Making a child maintenance arrangement

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Using the Child Maintenance Service

The Child Maintenance Service is for parents who have not been able to make a private arrangement about how their child’s living costs will be paid. The payments are a fixed amount on a schedule.

Once the Child Maintenance Service calculates the maintenance amount, payments are usually managed between parents. The payments are fixed amounts paid on a schedule.

If you use the service to collect and transfer payments, you’ll pay a fee each time you make or receive a payment.

The Child Maintenance Service can:

You can switch to arranging child maintenance yourself later on.

If you’ve experienced domestic abuse or controlling behaviour from your child’s other parent

If you’re worried about your child’s other parent contacting you, tell the Child Maintenance Service. You do not need to be in contact with the other parent.

Tell the Child Maintenance Service if it’s not safe for the other parent to know your location or personal information, for example if you’ve changed your name.

Getting payments without sharing your location

There are ways to get payments from your child’s other parent without sharing your location.

You can ask your bank to set up a ‘non-geographical’ bank account if you do not want the other parent to know your address. Ask the Child Maintenance Service to give you a letter to explain why you need it.

You can also set up a pre-payment card which is not connected to a bank account. The paying parent can set up a standing order to your pre-payment card.


Your child needs to be under 16 (or under 20 if they stay in approved education or training).

You need to live in the UK as your main home and have the right to live here.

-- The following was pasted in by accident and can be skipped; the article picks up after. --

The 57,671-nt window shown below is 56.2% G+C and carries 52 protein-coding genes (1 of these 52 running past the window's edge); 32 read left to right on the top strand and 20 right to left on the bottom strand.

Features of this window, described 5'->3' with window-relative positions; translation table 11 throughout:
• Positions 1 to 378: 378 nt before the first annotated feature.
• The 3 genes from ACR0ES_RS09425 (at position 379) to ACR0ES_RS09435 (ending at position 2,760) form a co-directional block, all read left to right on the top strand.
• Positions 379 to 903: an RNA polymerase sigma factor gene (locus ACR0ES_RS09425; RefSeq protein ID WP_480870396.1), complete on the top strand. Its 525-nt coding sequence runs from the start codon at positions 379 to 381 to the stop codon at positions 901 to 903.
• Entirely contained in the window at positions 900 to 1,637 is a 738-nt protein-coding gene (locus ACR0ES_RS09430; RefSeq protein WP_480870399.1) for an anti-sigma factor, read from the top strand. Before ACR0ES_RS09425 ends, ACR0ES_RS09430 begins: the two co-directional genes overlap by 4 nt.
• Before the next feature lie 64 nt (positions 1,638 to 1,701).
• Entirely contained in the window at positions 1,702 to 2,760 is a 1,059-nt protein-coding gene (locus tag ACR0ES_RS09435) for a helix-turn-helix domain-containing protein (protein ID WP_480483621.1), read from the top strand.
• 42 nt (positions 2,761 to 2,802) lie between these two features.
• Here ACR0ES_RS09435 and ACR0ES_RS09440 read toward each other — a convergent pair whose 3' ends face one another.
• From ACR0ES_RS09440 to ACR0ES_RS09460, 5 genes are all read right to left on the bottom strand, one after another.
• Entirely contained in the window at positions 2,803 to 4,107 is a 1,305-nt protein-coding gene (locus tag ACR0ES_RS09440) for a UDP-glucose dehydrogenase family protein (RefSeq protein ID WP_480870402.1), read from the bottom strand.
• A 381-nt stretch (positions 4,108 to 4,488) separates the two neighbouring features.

You can apply if you’re:

  • either parent (you do not need to live with the child)
  • a grandparent or other guardian of the child
  • a child over 12 living in Scotland

If you’re in prison or a full-time student with no income, you do not have to pay child maintenance - there’s no need to apply.

You cannot use this service if you have an existing consent order approved by a court that is either less than a year old or made before 3 March 2003.

If one of the parents lives outside the UK

You cannot apply if the child and the parent with main day-to-day care live outside the UK.

The service can only help if the paying parent works outside the UK for a British organisation.


The application fee is £20.

You will not have to pay this if you:

  • have experienced domestic abuse
  • are under 19 years old
  • live in Northern Ireland

How to apply

Contact Child Maintenance Options before you apply.

They’ll discuss your maintenance arrangements with you, give you a reference number and explain how to apply.

Child Maintenance Options
Telephone: 0800 953 0191
Online form
Monday to Friday, 8am to 8pm

Video relay service for British Sign Language (BSL) users - check you can use the service
Monday to Friday, 8am to 8pm

Welsh language: 0800 408 0308
Monday to Friday, 8am to 5pm
Find out about call charges

There are different contact details if you live in Northern Ireland.

What you’ll need to provide

You’ll need to give information about you and your family, for example:

  • details about the child you’re applying for - including the full names of their parents
  • your National Insurance number
  • your bank account details (tell the Child Maintenance Service if it’s not safe to tell the other parent your name, if you’ve changed it, or location)

How your information is used

Your information is used to set up and manage child maintenance payments, and sometimes to try to find the paying parent.

The Child Maintenance Service will share your name and your child’s name with the other parent. They will not share your address.

They may share your contact details with other government organisations, debt collection agencies or the courts. They will not share details of your case.

If the Child Maintenance Service cannot get the information from either parent, they might ask others, for example:

  • the paying parent’s employer
  • government organisations like Jobcentre Plus
  • prison services or local councils
  • the paying parent’s bank or building society